An 1839 bulletin from the prestigious Boston Medical and Surgical Journal (forerunner to the New England Journal of Medicine) tells the story of Robert H. Copeland, otherwise known as “The Snakeman.” Copeland was born in South Carolina in the early nineteenth century and moved to Georgia before the Civil War. His distinguishing feature and claim to fame was as a case of maternal impressions, a theory nearly every one credited well into the nineteenth century, including doctors, whose trust in it cemented popular belief. He is otherwise minor in historical records, renowned only for his staunch Methodism and his refusal to yield a bridge to Yankee soldiers.
One day Robert’s mother was walking outside and attacked by a large rattlesnake. The snake seems not actually to have bitten her, but “so powerfully was her mind affected” that the strike wrought injury not only temporarily, on the woman herself, but on the sixth-month-old fetus she carried.
Her son Robert grew up with a face resembling a snake.The boy was born with “no control over his right arm and right leg,” which were smaller than his left limbs. To nineteenth-century readers it was obvious that this appearance was traceable to Mrs. Copeland’s experience during pregnancy. He developed a strange habit of cocking his arm with fingers curved ahead like the head of a snake. The medical journal described his involuntary serpentine moves:
the whole arm will strike at an object with all the venom of a snake, and precisely in the same manner, for two or three or sometimes for or five strokes, and then the arm assumes a vibratory motion, will coil up and apply itself against close against his body. During this period the right foot and leg become excited, and if not restrained, will strike also. His face is also excited; the angle of his mouth is drawn backward, and his eye snaps more or less, in unison with the strokes of his hand, whilst his lips are always separated, exposing his teeth, which, being somewhat pointed like the fangs of a snake, causes his whole visage to assume a peculiar and snaky aspect.
Copeland seemed to have a mysterious bond with serpents. He showed marked resemblance, literally, to snakes, both in his facial features and in a birthmark of a snake “printed on the anterior of his leg.” But he also so loathed snakes that the very sight of them filled him with “horror” and vengefulness, a condition that moved with the rhythms of nature, since he was “more excitable during the season of snakes.” Unlike more familiar characters graced with powers of other species, Copeland’s peculiar abilities were not transmitted by venomous bite or wizard curse but by his mother.In the nineteenth century, as for centuries before, there was a perfectly reasonable medical explanation for what ailed Copeland: maternal impressions. A complex group of notions with ancient pedigree, maternal impressions implied belief that the mother somehow could mark the the fetus through her thoughts, shock, or desire. Theories of reproduction from ancient Greece into early modern Europe and the early United States gave some minor supporting roles to women, but mostly supposed that what made a baby was male “seed.” There is a kind of logic to that. But problems arise when something goes wrong. If male seed formed the new child, how were malformed or injured babies to be explained? Problems were less likely to be charged to the seed than to the childbearing woman.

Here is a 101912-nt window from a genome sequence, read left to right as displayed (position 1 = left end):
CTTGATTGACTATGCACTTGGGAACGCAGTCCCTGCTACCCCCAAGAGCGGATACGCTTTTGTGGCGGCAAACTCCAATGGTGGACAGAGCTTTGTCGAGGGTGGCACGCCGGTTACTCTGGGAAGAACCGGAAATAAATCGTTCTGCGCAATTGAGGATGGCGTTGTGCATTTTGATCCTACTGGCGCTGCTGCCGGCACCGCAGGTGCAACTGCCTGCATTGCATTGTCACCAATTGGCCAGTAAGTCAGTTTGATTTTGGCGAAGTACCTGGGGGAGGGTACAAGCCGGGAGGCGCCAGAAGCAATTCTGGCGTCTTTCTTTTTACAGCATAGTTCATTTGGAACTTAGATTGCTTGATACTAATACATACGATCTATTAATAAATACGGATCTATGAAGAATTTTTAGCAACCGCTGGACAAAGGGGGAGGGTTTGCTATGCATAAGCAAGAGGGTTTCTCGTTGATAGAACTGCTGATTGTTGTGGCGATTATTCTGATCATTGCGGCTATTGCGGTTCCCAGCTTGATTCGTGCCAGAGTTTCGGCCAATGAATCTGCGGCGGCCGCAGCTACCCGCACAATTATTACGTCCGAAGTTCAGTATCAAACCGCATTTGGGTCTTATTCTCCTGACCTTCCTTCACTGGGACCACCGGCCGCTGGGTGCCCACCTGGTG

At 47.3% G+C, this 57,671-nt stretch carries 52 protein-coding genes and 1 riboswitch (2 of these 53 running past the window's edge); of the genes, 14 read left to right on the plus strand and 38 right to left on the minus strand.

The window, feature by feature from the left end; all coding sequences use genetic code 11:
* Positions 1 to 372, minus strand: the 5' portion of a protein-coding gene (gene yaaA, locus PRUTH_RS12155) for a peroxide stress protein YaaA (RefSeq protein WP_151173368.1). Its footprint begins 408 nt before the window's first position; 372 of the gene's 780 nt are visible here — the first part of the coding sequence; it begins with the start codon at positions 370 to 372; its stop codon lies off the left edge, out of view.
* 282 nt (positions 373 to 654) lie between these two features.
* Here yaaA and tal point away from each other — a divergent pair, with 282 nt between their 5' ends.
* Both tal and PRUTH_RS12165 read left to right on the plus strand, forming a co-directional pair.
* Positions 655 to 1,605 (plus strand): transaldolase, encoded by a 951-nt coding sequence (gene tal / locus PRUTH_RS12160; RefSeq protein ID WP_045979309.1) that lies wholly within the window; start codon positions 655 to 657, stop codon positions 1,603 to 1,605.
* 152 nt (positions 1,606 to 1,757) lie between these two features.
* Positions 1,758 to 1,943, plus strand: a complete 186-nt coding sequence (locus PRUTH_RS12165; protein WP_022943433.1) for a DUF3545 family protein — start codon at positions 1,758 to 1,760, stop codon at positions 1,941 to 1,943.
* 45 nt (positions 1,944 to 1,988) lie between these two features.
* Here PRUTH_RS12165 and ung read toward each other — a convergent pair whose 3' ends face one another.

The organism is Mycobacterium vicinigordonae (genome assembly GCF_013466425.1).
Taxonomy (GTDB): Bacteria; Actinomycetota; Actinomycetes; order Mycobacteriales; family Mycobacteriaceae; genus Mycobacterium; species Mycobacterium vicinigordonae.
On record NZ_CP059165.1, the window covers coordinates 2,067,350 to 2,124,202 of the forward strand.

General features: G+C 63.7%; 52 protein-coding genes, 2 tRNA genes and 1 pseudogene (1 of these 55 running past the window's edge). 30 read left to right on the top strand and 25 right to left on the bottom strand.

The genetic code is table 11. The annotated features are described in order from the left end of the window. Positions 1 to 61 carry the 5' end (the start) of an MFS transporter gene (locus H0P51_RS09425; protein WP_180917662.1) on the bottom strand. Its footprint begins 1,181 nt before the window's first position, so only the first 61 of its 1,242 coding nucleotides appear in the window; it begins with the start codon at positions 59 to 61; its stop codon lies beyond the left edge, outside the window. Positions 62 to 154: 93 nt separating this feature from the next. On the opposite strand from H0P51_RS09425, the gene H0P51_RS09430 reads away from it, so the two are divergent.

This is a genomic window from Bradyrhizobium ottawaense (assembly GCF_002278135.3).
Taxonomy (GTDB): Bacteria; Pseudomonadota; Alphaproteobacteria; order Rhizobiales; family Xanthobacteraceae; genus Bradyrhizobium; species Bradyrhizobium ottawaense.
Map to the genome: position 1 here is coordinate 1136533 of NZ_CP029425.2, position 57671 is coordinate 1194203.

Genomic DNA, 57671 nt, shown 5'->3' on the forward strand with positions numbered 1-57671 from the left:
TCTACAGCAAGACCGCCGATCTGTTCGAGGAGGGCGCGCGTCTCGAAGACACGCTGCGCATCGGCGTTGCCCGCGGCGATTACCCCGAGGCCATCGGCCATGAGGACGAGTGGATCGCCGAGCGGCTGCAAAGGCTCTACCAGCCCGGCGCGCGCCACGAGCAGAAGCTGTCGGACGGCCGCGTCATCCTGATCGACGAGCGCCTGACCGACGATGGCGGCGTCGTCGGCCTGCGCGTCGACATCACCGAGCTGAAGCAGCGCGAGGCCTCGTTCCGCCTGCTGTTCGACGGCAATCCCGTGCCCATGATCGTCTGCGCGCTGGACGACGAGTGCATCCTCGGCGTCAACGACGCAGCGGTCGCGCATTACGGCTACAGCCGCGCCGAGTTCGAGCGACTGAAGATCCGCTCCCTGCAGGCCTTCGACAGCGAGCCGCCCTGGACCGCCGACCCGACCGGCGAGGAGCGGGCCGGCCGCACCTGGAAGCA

The cause of Copeland’s affliction was easy enough for nineteenth century readers and doctors to understand. A shock to his mother caused markings in the fetus, which were borne out by a lifetime of reptilian tics. Not her body but her mind had hurt her child. The snake, after all, did not actually bite Mrs. Copeland. Readers of the medical journal might have felt for poor Mrs. Copeland who, at her son’s arrival, had to blame herself for his condition. This calculation might well appall us, the tight link between the child’s debility and maternal responsibility. In a kind of cruel paradox, women were not credited with much positive to do in making a baby but blamed for what went wrong, even when what went wrong (a snake attack) was hardly within their control.
We know better. We no longer warn mothers that looking at bears will make their babies hairy, or that a snake strike will turn a baby’s teeth into fangs. But our approach to the responsibilities of pregnancy remains caught, to some degree, in that old kind of calculation, laying on women duties to “optimize the fetal environment” and, often, laying blame first at their feet when something goes wrong. That something could be blameable or utterly outside of their control: poverty, Zika, toxoplasmosis. We may want to help women and babies when things go wrong, and there are some breathtaking medical helps, but humane, supportive ways of standing with families in those situations often go wanting.
About the rest of Copeland’s life not much is known, and that mostly from genealogists’ narratives. Despite his “snaky aspect,” Copeland seems to have lived productively and companionably, marrying twice and fathering many children. That is not insignificant. Copeland and his community presumably figured out how to live together without either treating his condition as debilitating or exploiting it for profit. As the journal article notes at end, devoid of the irony perhaps to be preferred “His physical peculiarities being considered only in the light of a common deformity, he never thought of exhibiting himself publicly, till it was suggested to him by a medical friend in 1837.”